While China currently looks to be taking over the world, it faces serious problems. For right now, the PRC's economy is slowing significantly. But in the longer term the country looks to be caught in the classic ‘middle income trap’, in which the population grows old before the country becomes rich.
Now comes news that China is poised to move into long term population decline, with nearly a third of its population above working age and new births plummeting. Overall, new births were down 15% from 2019, while in some regions the decline was as much as 30%. China lacks a true social security net and has relied on the younger generation to support the elderly, but this system will become increasingly strained as the population continues to age rapidly--and to shrink. For more specifics:
Note well--this isn't simply a 'problem'. It's a crisis for the economy and for the social fabric of the country.
The second half of the article goes into the implications of this crisis, beginning with a quote from an official at a government supported population think tank:
“We can say that even though the number of births in 2020 might be the lowest in recent decades, it is likely to be the highest in the next few decades, unless miraculous achievements were made via encouraging births in the future.”
This is not so far from the central government’s own estimates. Over the next five years, China’s total population will enter the range of zero growth, meaning the annual gap between births and deaths will shrink to only 1 million, even though the total population will remain above 1.4 billion, according to the China Population and Development Research Centre, an official think tank.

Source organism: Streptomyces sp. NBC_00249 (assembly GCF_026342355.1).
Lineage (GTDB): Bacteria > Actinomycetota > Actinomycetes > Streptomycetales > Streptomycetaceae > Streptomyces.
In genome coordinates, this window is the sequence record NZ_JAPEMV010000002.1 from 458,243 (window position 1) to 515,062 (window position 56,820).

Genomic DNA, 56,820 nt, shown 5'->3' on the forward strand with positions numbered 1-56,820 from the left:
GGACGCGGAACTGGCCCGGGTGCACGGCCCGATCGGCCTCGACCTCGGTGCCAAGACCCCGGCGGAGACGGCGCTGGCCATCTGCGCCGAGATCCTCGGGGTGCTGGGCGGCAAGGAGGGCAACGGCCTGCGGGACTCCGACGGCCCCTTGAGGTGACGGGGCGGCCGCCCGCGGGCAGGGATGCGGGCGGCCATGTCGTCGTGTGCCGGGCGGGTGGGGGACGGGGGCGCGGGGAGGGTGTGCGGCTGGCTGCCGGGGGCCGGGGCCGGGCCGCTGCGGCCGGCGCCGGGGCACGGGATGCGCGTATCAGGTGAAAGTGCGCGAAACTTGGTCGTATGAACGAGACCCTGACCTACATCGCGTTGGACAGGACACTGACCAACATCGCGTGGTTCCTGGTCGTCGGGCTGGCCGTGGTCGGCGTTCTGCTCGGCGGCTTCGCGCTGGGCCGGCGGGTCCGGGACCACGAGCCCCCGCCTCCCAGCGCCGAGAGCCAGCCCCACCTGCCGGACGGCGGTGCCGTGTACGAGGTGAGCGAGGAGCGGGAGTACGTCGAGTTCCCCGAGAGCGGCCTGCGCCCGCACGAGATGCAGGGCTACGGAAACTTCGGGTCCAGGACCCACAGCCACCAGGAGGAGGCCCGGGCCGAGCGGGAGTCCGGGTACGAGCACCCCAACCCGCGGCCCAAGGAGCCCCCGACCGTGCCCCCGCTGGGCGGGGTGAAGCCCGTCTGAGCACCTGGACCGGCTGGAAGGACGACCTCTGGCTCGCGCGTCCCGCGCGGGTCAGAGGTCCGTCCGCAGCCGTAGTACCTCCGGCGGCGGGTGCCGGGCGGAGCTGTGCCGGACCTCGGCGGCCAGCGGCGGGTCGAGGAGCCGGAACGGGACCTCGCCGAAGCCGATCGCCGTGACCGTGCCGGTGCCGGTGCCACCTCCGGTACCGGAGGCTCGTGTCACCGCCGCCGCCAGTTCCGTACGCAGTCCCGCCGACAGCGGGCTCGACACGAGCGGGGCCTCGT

Chinese mothers gave birth to 14.65 million babies in 2019, the lowest level since 1961.
China is not the only east Asian country suffering from declining births and an ageing population. Last year, South Korea’s population dropped for the first time on record. Russia’s population also shrank by 500,000 people in 2020, the largest decline in 15 years.
Rapidly ageing populations have put pressure on governments in Asia, as the potential for growth eases amid shrinking labour supply and the burden of caring for the elderly increases.
In theory, countries can offset the impact by improving labour productivity and capital investment, but that is “a gravity defying act,” said economists from French bank Natixis in a note in December.
“With fewer workers and an increased elderly population requiring more savings to sustain spending in retirement, greater pressure on public finances is expected,” the bank said. “As such, the more prepared an economy can be while still youthful, the more likely it is to age gracefully.
“With lower potential output, assuming all else is equal, the goal to rapidly grow GDP per capita or the standard of living, is more difficult. Some Asian economies, such as China and Thailand, will still be in the ‘middle income trap’ when they rapidly age.”